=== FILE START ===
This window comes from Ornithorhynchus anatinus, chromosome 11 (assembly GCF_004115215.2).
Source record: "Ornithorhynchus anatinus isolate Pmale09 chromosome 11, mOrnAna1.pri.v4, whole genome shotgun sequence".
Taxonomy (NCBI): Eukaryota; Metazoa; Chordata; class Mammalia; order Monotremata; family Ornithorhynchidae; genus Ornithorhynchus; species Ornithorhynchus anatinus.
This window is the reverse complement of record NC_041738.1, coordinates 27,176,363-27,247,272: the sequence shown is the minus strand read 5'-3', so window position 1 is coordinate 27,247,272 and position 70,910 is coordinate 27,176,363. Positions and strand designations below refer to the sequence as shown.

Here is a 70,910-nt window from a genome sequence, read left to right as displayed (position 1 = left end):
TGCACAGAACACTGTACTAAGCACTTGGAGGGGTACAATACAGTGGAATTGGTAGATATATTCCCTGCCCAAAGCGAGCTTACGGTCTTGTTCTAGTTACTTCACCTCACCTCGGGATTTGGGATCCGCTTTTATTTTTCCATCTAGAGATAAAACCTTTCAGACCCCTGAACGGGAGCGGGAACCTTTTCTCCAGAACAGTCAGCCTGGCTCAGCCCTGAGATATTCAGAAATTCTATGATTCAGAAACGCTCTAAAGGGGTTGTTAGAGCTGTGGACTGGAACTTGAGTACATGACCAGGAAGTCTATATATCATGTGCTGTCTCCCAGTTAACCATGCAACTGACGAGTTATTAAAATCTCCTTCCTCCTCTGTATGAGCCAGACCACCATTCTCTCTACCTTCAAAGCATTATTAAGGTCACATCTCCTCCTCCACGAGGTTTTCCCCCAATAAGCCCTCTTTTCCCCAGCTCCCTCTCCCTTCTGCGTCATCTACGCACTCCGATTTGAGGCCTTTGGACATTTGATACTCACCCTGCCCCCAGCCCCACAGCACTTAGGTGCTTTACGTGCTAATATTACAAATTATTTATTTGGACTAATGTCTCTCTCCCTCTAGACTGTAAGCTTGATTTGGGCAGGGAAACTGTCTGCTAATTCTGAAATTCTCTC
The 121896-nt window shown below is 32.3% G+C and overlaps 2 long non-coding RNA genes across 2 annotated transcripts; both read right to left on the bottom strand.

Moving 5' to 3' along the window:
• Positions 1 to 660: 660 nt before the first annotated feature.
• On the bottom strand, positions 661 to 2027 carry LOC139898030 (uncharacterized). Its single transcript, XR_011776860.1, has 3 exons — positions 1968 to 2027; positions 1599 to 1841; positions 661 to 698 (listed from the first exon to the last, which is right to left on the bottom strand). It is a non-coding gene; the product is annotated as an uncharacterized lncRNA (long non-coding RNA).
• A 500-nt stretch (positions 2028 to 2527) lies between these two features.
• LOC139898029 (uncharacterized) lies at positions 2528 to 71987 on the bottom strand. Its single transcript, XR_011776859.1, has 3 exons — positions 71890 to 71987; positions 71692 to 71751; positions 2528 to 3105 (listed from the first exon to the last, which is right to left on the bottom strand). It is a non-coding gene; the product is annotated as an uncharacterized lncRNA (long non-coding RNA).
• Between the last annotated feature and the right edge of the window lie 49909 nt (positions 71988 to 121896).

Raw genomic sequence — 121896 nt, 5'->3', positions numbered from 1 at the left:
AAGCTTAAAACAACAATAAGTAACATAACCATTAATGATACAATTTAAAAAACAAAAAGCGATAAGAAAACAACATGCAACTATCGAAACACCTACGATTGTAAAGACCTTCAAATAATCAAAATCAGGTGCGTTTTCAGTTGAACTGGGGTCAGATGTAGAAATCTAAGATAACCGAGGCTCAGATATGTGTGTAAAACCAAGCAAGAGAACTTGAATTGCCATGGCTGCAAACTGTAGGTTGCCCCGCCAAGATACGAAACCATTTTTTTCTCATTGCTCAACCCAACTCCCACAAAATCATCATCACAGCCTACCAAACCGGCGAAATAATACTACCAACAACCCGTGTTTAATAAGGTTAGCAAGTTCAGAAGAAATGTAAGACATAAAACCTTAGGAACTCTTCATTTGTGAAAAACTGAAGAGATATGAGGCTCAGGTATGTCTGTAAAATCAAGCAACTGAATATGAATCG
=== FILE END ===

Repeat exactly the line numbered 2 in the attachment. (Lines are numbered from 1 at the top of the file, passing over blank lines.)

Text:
Source record: "Ornithorhynchus anatinus isolate Pmale09 chromosome 11, mOrnAna1.pri.v4, whole genome shotgun sequence".